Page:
Law and Disorder & In the Dark

By: Heather Graham


DAKOTA CAMERON WAS stunned to turn and find a gun in her face. It was held by a tall, broad-shouldered man in a hoodie and a mask. The full-face rubber mask—like the Halloween “Tricky Dickie” masks of Richard Nixon—was familiar. It was a mask to denote a historic criminal, she thought, but which one?

The most ridiculous thing was that she almost giggled. She couldn’t help but think back to when they were kids; all of them here, playing, imagining themselves notorious criminals. It had been the coolest thing in the world when her dad had inherited the old Crystal Manor on Crystal Island, off the Rickenbacker Causeway, between Miami and South Beach—despite the violence that was part of the estate’s history, or maybe because of it.

She and her friends had been young, in grammar school at the time, and they’d loved the estate and all the rumors that had gone with it. They hadn’t played cops and robbers—they had played cops and gangsters, calling each other G-Man or Leftie, or some other such silly name. Because her father was strict and there was no way crime would ever be glorified here—even if the place had once belonged to Anthony Green, one of the biggest mobsters to hit the causeway islands in the late 1940s and early 1950s—crime of any kind was seen as very, very bad. When the kids played games here, the coppers and the G-men always won.

Because of those old games, when Kody turned to find the gun in her face, she felt a smile twitching at her lips. But then the large man holding the gun fired over her head and the sign that bore the name Crystal Manor exploded into a million bits.

The gun-wielder was serious. It was not, as she had thought possible, a joke—not an old friend, someone who had heard she was back in Miami for the week, someone playing a prank.

No. No one she knew would play such a sick joke.

“Move!” a husky voice commanded her.

She was so stunned at the truth of the situation, the masked man staring at her, the bits of wood exploding around her, that she didn’t give way to the weakness in her knees or the growing fear shooting through her. She simply responded.

“Move? To where? What do you want?”

“Out of the booth, up to the house, now. And fast!”

The “booth” was the old guardhouse that sat just inside the great wrought-iron gates on the road. It dated back to the early years of the 1900s when pioneer Jimmy Crystal had first decided upon the spit of high ground—a good three feet above the water level—to found his fishing camp. Coral rock had been dug out of nearby quarries for the foundations of what had then been the caretaker’s cottage. Over the next decade, Jimmy Crystal’s “fishing camp” had become a playground for the rich and famous. The grand house on the water had been built—pieces of it coming from decaying castles and palaces in Europe—the gardens had been planted and the dock had slowly extended out into Biscayne Bay.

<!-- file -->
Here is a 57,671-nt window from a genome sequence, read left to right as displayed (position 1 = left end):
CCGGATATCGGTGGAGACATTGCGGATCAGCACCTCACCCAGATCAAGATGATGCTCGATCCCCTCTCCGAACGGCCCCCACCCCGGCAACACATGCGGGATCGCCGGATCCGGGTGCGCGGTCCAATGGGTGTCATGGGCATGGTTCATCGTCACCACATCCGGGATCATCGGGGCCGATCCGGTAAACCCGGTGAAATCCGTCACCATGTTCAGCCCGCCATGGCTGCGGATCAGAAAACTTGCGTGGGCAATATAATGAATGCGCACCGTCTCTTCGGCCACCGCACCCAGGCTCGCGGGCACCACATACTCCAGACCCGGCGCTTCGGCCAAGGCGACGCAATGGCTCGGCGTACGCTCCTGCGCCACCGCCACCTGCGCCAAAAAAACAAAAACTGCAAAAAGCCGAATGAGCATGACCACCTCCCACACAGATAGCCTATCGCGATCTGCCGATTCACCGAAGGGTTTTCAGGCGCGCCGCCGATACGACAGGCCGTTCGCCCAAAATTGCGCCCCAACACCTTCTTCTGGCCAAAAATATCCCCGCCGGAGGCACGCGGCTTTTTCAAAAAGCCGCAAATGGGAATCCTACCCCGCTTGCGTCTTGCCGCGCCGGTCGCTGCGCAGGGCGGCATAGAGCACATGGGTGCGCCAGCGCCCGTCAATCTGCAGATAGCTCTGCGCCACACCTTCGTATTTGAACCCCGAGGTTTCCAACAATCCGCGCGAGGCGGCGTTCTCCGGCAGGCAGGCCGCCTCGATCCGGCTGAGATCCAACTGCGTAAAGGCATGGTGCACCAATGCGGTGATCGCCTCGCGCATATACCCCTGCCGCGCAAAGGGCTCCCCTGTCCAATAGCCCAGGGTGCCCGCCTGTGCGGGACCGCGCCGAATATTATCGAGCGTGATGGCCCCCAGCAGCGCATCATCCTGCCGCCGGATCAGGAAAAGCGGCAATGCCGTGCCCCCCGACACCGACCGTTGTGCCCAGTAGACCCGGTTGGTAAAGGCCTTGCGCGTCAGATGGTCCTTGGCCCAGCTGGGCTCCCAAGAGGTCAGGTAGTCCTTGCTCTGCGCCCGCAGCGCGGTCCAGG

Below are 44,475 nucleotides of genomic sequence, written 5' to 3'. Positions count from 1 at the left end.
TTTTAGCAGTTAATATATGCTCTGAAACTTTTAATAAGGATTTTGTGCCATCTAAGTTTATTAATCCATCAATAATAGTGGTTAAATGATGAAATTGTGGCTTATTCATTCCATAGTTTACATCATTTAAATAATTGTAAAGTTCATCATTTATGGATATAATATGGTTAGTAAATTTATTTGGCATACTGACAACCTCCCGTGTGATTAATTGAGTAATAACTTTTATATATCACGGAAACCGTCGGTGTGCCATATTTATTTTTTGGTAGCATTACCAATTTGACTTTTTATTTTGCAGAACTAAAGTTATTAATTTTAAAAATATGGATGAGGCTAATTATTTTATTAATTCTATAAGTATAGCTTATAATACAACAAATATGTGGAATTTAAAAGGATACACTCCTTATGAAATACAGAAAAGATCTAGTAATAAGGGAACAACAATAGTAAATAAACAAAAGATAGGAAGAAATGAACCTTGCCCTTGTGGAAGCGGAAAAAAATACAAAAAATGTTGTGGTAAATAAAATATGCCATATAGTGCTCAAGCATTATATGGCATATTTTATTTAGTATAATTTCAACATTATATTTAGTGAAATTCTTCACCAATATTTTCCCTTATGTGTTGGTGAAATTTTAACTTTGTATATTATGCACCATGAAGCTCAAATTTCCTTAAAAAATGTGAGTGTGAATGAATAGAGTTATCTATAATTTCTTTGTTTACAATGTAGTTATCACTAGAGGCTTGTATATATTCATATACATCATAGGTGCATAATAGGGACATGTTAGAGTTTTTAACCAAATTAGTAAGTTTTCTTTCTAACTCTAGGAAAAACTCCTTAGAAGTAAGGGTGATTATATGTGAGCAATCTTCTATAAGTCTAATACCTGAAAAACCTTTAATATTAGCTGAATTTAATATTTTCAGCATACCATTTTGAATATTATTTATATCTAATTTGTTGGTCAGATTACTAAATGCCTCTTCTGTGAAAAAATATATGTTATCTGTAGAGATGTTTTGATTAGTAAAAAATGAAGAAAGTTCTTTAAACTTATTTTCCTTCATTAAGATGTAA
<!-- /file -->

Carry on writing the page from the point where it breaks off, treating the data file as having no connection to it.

In the 1930s, Jimmy Crystal had mysteriously disappeared at sea. The house and grounds had been swept up by the gangster Anthony Green. He had ruled there for years—until being brought down by a hail of bullets at his club on Miami Beach by “assailants unknown.”

The Crystal family had come back in then. The last of them had died when Kody had been just six; that’s when her father had discovered that Amelia Crystal—the last assumed member of the old family—had actually been his great-great-great-aunt.

Daniel Cameron had inherited the grandeur—and the ton of bills—that went with the estate.

“Now!” the gun wielder said.

Kody was amazed that her trembling legs could actually move.

“All right,” she said, surprised by the even tone of her voice. “I’ll have to open the door to get out. And, of course, you’re aware that there are cameras all over this estate?”

“Don’t worry about the cameras,” he said.

She shrugged and moved from the open ticket window to the door. In the few feet between her and the heavy wooden door she tried to think of something she could do.

How in the hell could she sound the alarm?

Maybe it had already been sounded. Crystal Manor was far from the biggest tourist attraction in the area, but still, it was an attraction. The cops were aware of it. And Celestial Island—the bigger island that led to Crystal Island—was small, easily accessible by boat but, from the mainland, only accessible via the causeway and then the bridge. To reach Crystal Island, you needed to take the smaller bridge from Celestial Island—or, as with all the islands, arrive by boat. If help had been alerted, it might take time for it to get here.

Jose Marquez, their security man, often walked the walled area down to the water, around the back of the house and the lawn and the gardens and the maze, to the front. He was on his radio at all times. But, of course, with the gun in her face, she had no chance to call him.

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